What are the AAFP and ACP recommendations in the workup of deep venous thrombosis (DVT)?

Updated: Jun 06, 2019
  • Author: Kaushal (Kevin) Patel, MD; Chief Editor: Barry E Brenner, MD, PhD, FACEP  more...
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Answer

2018 ASH guidelines

In November 2018, the American Society of Hematology (ASH) released guidelines for the diagnosis of venous thromboembolism (VTE). [166]  The American Academy of Family Physicians endorsed these guidelines in March 2019 and provided the following key recommendations from the guidelines. [167]

D-dimer testing alone should not be used to rule in or diagnose a PE, and a positive D-dimer alone should not be used to diagnose DVT.

Pulmonary embolism (PE)

  • Individuals with a low or intermediate pretest probability or prevalence: Clinicians should use a D-dimer strategy to rule out PE, followed by a ventilation-perfusion (VQ) scan or computed tomography pulmonary angiography (CTPA) in patients requiring additional testing. D-dimer testing alone should  not be used to rule in a PE.
  • Individuals with a high pretest probability or prevalence (≥50%): Clinicians should start with CTPA to diagnose PE. If CTPA is not available, a VQ scan should be used with appropriate follow-up testing.
  • Individuals with a high pretest probability/prevalence: D-dimer testing alone should not be used to diagnose PE and should not be used as a subsequent test after CT scanning.
  • Individuals with a positive D-dimer or likely pretest probability: CTPA should be performed. D-dimer testing can be used to exclude recurrent PE in individuals with an unlikely pretest probability.
  • Outpatients older than 50 years: Use of an age-adjusted D-dimer cutoff is safe and improves the diagnostic yield. Age-adjusted cutoff = Age (years) × 10 µg/L (using D-dimer assays with a cutoff of 500 µg/L).

Lower extremity (LE) deep vein thrombosis (DVT)

  • Individuals with a low pretest probability or prevalence: Clinicians should use a D-dimer strategy to rule out DVT, followed by proximal LE or whole-leg ultrasonography in patients requiring additional testing.
  • Individuals with a low pretest probability or prevalence (≤10%): Positive D-dimer alone should  not be used to diagnose DVT, and additional testing following negative proximal or whole-leg ultrasonography should not be conducted.
  • Individuals with an intermediate pretest probability or prevalence (~25%): Whole-leg or proximal LE ultrasonography should be used. Serial proximal ultrasonographic testing is needed after a negative proximal ultrasonogram. No serial testing is needed after a negative whole-leg ultrasonogram.
  • Individuals with suspected DVT and a high pretest probability or prevalence (≥50%): Whole-leg or proximal LE ultrasonography should be used. Serial ultrasonography should be used if the initial ultrasonogram is negative and no alternative diagnosis is identified.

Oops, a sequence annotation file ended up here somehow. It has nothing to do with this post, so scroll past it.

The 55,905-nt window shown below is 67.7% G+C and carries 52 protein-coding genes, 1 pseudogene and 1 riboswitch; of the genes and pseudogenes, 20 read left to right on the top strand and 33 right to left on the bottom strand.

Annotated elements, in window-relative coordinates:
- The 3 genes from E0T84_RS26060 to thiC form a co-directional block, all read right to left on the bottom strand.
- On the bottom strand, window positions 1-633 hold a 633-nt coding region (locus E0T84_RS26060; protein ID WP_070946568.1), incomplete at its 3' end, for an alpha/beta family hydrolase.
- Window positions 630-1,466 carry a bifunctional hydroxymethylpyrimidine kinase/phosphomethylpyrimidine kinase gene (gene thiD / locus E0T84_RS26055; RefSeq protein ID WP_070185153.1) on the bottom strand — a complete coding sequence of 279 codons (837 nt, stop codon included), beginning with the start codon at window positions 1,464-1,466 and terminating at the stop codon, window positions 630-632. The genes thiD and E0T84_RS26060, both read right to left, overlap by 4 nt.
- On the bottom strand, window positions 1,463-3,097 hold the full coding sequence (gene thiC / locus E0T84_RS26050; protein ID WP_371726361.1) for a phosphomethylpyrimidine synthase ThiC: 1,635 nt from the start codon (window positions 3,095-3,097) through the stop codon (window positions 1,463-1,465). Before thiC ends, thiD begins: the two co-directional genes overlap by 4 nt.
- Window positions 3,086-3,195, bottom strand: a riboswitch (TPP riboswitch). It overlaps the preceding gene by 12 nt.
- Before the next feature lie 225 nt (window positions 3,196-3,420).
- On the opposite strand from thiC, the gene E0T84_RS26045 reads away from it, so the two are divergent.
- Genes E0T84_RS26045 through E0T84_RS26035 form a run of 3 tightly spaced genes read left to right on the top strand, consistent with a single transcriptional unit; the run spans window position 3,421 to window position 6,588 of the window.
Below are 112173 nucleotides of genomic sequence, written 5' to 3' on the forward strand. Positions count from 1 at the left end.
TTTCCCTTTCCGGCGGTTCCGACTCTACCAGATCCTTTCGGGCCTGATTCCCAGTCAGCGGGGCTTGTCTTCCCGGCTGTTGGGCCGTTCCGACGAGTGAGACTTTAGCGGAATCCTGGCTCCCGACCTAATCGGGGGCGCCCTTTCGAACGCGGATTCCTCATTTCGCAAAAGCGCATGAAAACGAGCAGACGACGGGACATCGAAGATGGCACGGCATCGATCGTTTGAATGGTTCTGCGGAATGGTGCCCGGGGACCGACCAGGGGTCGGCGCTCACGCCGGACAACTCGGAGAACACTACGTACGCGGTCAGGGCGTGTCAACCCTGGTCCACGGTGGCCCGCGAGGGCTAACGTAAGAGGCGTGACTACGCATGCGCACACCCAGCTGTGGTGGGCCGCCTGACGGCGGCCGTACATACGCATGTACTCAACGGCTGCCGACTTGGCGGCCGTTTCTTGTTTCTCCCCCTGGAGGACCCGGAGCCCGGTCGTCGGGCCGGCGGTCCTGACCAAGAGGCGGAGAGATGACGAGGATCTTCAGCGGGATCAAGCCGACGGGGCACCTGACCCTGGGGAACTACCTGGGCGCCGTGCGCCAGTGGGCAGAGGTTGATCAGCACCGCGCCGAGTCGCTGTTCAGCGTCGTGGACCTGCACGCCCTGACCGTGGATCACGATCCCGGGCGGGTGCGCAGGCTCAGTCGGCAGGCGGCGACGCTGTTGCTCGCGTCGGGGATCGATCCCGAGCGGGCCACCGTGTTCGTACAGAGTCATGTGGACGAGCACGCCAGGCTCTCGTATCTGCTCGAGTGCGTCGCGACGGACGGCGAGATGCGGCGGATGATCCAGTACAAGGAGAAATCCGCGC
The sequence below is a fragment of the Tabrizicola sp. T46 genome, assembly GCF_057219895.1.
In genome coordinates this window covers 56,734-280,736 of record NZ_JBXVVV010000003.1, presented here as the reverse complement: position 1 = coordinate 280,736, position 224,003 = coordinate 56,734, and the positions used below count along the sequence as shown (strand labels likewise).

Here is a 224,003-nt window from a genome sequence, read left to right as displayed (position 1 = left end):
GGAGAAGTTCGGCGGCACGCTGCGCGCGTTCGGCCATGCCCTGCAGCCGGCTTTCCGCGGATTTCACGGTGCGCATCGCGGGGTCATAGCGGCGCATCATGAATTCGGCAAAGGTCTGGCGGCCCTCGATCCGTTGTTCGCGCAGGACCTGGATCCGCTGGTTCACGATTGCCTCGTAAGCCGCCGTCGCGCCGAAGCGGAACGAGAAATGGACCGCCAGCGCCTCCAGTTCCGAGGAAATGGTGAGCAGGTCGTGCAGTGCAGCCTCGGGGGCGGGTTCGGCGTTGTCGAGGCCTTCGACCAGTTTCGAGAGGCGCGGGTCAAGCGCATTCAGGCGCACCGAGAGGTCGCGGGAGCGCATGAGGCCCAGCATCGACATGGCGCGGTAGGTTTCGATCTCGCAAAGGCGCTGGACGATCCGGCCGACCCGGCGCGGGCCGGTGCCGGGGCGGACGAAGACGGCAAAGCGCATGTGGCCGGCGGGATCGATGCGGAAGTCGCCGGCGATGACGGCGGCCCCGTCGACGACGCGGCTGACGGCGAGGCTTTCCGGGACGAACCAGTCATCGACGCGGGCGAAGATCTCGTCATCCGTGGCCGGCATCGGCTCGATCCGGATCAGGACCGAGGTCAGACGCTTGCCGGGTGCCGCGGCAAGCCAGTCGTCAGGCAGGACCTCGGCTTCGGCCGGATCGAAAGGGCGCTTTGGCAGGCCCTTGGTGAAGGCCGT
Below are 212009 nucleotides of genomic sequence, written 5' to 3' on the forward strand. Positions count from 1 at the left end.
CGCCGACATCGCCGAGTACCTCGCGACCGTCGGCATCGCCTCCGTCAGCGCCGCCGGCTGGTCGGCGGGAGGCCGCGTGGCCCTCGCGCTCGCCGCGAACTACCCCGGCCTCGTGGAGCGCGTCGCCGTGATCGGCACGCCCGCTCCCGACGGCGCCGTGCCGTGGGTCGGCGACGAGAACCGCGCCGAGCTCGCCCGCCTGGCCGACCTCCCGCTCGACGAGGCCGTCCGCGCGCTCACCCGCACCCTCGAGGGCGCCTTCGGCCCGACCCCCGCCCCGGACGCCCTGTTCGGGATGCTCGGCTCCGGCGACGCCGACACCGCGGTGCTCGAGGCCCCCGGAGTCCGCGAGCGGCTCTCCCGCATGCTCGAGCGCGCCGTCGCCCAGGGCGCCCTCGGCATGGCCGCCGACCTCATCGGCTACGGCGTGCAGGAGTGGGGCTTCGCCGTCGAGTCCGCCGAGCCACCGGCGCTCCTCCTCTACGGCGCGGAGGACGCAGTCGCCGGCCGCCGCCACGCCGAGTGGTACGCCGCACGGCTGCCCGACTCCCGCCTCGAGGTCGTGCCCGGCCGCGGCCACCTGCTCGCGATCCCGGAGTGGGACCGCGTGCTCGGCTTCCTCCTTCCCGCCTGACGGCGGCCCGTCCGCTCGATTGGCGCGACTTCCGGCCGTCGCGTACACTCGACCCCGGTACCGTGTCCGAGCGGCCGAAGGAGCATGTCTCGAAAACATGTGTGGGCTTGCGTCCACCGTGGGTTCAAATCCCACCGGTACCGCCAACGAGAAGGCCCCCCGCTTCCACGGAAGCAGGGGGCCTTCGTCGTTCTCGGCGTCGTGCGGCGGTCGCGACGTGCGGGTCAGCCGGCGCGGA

Upper extremity (UE) DVT

  • Individuals with a low prevalence/unlikely pretest probability: D-dimer testing should be used to exclude UE DVT, followed by duplex ultrasonography if findings are positive.
  • Individuals with a high prevalence/likely pretest probability: Either D-dimer testing followed by duplex ultrasonography/serial duplex ultrasonography, or duplex ultrasonography/serial duplex ultrasonography alone can be used for assessing patients suspected of having a UE DVT.
  • A positive D-dimer alone should  not be used to diagnose UE DVT.

2007 AAFP and ACP guidelines

The 2007 clinical practice guidelines from the American Academy of Family Physicians (AAFP) and the American College of Physicians (ACP) provided four recommendations for the workup of patients with probable DVT). [5] First, validated clinical prediction rules should be used to estimate the pretest probability of venous thromboembolism (VTE) and interpret test results. The Wells prediction rules for DVT and for pulmonary embolism meet this standard, although the rule performs better in younger patients without comorbidities or a history of VTE than it does in other patients.

Second, in appropriately selected patients with low pretest probability of DVT or pulmonary embolism, it is reasonable to obtain a high-sensitivity D-dimer. A negative result indicates a low likelihood of VTE. Third, in patients with intermediate to high pretest probability of lower-extremity DVT, ultrasonography is recommended.

Fourth, patients with intermediate or high pretest probability of pulmonary embolism require diagnostic imaging studies. Options include a ventilation-perfusion (V/Q) scan, multidetector helical computed axial tomography (CT), and pulmonary angiography; however, CT alone may not be sufficiently sensitive to exclude pulmonary embolism in patients who have a high pretest probability of pulmonary embolism.


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